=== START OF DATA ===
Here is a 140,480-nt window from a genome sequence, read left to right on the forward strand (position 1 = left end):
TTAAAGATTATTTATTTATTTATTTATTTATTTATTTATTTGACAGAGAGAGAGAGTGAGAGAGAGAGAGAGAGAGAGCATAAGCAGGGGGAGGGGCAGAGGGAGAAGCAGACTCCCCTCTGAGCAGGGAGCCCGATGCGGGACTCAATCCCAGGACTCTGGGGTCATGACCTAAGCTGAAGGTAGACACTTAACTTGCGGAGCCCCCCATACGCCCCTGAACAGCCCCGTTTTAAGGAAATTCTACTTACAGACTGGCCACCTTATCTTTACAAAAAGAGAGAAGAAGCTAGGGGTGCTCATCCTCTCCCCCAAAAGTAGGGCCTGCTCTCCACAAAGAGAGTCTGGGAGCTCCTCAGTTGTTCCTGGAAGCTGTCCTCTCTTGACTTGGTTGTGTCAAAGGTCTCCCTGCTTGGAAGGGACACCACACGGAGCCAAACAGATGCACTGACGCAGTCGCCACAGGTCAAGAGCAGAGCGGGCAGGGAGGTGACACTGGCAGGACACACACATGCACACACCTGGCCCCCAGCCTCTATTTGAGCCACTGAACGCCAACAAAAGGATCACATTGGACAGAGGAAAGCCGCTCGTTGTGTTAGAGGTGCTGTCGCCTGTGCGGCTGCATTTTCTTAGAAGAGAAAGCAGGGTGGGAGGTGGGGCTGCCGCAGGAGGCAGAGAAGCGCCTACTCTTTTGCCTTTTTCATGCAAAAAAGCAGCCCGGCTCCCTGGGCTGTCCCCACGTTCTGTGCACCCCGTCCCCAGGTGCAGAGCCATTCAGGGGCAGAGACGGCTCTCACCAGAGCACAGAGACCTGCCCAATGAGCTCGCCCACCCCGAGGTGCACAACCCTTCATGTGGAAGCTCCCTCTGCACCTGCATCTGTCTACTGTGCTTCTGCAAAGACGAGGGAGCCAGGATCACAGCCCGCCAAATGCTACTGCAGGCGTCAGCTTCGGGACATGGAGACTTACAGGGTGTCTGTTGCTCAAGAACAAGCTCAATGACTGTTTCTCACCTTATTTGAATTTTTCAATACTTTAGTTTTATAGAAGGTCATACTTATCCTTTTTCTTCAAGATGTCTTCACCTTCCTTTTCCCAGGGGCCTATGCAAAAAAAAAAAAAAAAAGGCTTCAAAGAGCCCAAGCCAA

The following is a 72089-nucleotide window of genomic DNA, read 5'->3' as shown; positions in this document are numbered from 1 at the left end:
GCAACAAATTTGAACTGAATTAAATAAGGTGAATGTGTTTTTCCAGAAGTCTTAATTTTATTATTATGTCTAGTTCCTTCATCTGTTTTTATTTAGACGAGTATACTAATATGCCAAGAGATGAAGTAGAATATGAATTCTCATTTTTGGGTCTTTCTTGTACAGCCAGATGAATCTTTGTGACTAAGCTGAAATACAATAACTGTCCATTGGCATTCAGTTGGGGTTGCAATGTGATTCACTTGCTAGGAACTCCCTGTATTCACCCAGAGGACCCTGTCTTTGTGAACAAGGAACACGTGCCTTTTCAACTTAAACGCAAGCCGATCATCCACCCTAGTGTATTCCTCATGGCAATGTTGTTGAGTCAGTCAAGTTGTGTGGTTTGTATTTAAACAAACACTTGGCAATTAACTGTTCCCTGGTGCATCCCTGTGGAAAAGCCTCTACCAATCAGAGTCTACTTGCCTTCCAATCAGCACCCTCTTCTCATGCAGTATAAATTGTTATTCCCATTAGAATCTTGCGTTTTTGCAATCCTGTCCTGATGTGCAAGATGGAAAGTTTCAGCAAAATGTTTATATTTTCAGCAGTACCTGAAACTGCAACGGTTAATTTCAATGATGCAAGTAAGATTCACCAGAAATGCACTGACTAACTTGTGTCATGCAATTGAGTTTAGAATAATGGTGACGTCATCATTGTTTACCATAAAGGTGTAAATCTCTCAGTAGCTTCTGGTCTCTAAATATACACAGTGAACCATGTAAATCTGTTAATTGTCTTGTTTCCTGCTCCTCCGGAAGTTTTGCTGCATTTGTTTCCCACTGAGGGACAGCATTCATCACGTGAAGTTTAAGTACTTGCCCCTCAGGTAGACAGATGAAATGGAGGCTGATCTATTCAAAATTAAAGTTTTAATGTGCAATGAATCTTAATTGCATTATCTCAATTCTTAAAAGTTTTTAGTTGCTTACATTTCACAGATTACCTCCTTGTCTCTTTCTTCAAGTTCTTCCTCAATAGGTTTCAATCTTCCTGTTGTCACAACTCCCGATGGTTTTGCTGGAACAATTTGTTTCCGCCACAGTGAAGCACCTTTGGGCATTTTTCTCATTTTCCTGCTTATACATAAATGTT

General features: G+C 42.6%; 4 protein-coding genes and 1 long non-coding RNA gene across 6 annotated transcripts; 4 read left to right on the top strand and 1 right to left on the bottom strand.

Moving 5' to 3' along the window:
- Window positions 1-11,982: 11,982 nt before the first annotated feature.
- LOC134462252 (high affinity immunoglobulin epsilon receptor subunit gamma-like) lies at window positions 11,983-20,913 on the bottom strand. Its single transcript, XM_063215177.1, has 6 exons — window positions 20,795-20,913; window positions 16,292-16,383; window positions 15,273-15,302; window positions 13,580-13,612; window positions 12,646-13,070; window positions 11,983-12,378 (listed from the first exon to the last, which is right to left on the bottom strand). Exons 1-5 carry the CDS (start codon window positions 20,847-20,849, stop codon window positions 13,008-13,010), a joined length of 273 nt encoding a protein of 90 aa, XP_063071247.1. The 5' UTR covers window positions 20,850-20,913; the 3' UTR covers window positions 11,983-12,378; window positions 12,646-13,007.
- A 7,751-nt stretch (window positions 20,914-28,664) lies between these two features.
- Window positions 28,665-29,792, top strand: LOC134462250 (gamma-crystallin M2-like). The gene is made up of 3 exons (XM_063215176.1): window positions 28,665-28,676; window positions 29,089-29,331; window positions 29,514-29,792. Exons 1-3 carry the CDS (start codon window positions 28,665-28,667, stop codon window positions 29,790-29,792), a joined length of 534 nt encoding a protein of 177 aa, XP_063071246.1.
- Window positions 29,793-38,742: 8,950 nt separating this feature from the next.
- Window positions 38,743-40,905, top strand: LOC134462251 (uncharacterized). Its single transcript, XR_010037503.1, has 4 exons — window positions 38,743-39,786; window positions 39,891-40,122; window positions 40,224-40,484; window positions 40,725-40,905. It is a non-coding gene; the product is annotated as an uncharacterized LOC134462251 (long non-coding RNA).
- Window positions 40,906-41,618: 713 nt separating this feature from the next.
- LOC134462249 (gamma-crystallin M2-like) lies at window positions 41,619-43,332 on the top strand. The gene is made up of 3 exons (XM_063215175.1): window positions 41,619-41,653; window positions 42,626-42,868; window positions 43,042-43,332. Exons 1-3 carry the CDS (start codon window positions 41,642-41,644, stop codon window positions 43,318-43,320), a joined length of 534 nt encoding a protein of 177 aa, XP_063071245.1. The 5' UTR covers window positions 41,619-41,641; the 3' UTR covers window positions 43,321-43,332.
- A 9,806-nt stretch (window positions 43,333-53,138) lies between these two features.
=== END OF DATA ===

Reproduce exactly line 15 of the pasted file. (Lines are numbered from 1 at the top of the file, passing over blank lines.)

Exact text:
- A 9,806-nt stretch (window positions 43,333-53,138) lies between these two features.